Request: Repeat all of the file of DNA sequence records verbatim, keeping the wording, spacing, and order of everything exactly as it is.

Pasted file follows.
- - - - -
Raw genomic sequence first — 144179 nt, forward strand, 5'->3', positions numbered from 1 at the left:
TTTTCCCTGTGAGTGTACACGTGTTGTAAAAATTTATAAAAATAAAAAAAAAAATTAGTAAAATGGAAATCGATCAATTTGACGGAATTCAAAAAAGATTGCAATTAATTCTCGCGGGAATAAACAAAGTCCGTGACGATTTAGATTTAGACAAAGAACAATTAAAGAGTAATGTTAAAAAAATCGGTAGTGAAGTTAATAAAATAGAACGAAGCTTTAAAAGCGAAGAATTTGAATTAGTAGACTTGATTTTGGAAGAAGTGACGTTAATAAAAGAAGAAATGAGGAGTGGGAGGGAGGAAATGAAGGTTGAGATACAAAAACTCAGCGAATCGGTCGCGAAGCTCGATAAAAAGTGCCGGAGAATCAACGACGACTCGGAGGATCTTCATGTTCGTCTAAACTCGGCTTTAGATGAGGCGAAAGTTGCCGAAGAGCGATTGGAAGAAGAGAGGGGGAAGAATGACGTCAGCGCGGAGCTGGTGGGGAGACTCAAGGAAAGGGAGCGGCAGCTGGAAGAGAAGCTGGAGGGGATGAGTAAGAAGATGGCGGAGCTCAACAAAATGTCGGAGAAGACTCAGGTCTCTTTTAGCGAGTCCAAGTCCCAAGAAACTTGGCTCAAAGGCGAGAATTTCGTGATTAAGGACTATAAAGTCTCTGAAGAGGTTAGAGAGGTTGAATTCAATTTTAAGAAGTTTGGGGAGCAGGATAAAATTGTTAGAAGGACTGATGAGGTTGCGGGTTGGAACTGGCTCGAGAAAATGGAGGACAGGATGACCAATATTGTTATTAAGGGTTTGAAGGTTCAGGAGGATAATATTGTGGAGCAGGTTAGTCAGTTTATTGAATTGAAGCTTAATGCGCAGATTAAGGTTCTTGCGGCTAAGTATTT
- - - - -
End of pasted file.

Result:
Raw genomic sequence first — 144179 nt, forward strand, 5'->3', positions numbered from 1 at the left:
TTTTCCCTGTGAGTGTACACGTGTTGTAAAAATTTATAAAAATAAAAAAAAAAATTAGTAAAATGGAAATCGATCAATTTGACGGAATTCAAAAAAGATTGCAATTAATTCTCGCGGGAATAAACAAAGTCCGTGACGATTTAGATTTAGACAAAGAACAATTAAAGAGTAATGTTAAAAAAATCGGTAGTGAAGTTAATAAAATAGAACGAAGCTTTAAAAGCGAAGAATTTGAATTAGTAGACTTGATTTTGGAAGAAGTGACGTTAATAAAAGAAGAAATGAGGAGTGGGAGGGAGGAAATGAAGGTTGAGATACAAAAACTCAGCGAATCGGTCGCGAAGCTCGATAAAAAGTGCCGGAGAATCAACGACGACTCGGAGGATCTTCATGTTCGTCTAAACTCGGCTTTAGATGAGGCGAAAGTTGCCGAAGAGCGATTGGAAGAAGAGAGGGGGAAGAATGACGTCAGCGCGGAGCTGGTGGGGAGACTCAAGGAAAGGGAGCGGCAGCTGGAAGAGAAGCTGGAGGGGATGAGTAAGAAGATGGCGGAGCTCAACAAAATGTCGGAGAAGACTCAGGTCTCTTTTAGCGAGTCCAAGTCCCAAGAAACTTGGCTCAAAGGCGAGAATTTCGTGATTAAGGACTATAAAGTCTCTGAAGAGGTTAGAGAGGTTGAATTCAATTTTAAGAAGTTTGGGGAGCAGGATAAAATTGTTAGAAGGACTGATGAGGTTGCGGGTTGGAACTGGCTCGAGAAAATGGAGGACAGGATGACCAATATTGTTATTAAGGGTTTGAAGGTTCAGGAGGATAATATTGTGGAGCAGGTTAGTCAGTTTATTGAATTGAAGCTTAATGCGCAGATTAAGGTTCTTGCGGCTAAGTATTT